"The question is whether I will stay retired, or whether money or challenge will tempt me back. I know there are other things that I will be able to do with my life, such as TV work, maybe some acting, and I've got Calzaghe Promotions up and running, but who knows about getting back in the ring some time down the road? I'll only know when the time comes."
In the past three years especially, Calzaghe has demonstrated the kind of champion he has always been: dignified, dedicated, ambitious, humble, unyielding. He was immense on the nights that he exposed Jeff Lacy, against whom he was the betting underdog, and when he withstood the firepower and broke the will of Mikkel Kessler -- and his underachieving performance against Bernard Hopkins has to be viewed in a new light since Hopkins' masterful display against Kelly Pavlik in October.
Father Time, clearly, had less influence over Hopkins' decline in the final two-thirds of their bout than did Calzaghe's work ethic, prodigious pace and will to win. Hopkins' will abated -- so he chose merely to survive -- but not Calzaghe's.
"Hopkins' fight with Pavlik, in which he shut Pavlik down completely, and his fight with Joe demonstrated that, if you are not an incredibly active fighter, Hopkins will beat you every time," Sylvester Stallone, who was ringside at Calzaghe-Hopkins, told ESPN.com. "You cannot be lazy around Hopkins or even second-guess yourself, and Joe doesn't second-guess himself. He lets his rhythm go, he lets his heart go, he lets his anger go and he stayed one large step ahead of Hopkins, who eventually shut down and was exhausted.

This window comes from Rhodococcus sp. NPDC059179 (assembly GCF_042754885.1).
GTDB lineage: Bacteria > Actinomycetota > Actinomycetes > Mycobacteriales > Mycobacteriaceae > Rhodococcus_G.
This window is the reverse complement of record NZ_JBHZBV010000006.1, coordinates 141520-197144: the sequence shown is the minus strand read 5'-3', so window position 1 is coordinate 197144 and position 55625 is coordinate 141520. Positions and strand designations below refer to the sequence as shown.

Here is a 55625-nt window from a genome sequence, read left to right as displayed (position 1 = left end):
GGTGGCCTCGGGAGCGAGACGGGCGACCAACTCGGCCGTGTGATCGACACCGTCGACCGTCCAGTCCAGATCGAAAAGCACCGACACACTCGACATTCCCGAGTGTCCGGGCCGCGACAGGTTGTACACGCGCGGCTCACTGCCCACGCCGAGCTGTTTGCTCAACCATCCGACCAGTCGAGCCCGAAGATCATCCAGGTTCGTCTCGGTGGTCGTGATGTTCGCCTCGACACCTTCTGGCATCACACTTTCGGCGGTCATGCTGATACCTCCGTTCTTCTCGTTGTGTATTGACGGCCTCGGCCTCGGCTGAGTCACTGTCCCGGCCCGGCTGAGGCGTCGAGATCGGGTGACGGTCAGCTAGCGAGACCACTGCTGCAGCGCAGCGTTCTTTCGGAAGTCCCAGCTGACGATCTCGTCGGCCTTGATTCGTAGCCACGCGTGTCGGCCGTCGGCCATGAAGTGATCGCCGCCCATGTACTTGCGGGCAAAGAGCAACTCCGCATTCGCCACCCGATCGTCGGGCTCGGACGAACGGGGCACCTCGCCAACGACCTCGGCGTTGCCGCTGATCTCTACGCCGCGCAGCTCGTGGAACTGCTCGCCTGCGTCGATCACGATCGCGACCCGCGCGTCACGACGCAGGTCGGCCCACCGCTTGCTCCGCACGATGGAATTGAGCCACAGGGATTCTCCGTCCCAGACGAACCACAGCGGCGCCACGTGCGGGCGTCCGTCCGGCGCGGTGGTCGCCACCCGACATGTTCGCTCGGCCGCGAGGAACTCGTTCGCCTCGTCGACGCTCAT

"He will sit there and pepper the hell out of you with an unorthodox style, which hasn't been seen in America for some time, so we dismiss it because everyone in America expects this thudding, crashing, bone-jarring punching style -- supposedly this determines if a man is tough. It's not true. Joe puts himself in the teeth of the fire for a longer period to achieve his goal and that's b----. He's one of the best boxers of his generation, no question."
Maybe if Calzaghe had been able to win all the super middleweight titles sooner, recognition of his worth would not have been withheld for so long, but boxing politics were to blame.
If Calzaghe had been able to face Germany's Sven Ottke and boxing politics had not intervened, he would have jumped at the chance.
"Everybody has their claim to fame but if you can put it another notch higher, why wouldn't you?" said Jones. "If Joe can beat me, that will put him even higher in people's estimations, with all those defenses. If I can beat him, it will put me a notch higher. It's an intriguing event for both of us."
So it comes down to a final curtain call on boxing's most celebrated stage. Shakespeare wrote that "the last scene of all" brings "mere oblivion."
As a fighter, at least, Calzaghe has always been ahead of the game. As a scholar, we will know where he stands perhaps a year from now.
Brian Doogan is a sportswriter for The (London) Sunday Times and is a longtime European correspondent for The Ring magazine.
Win or lose Saturday, Joe Calzaghe's legacy as one of the most accomplished fighters of his generation is secure, writes Brian Doogan.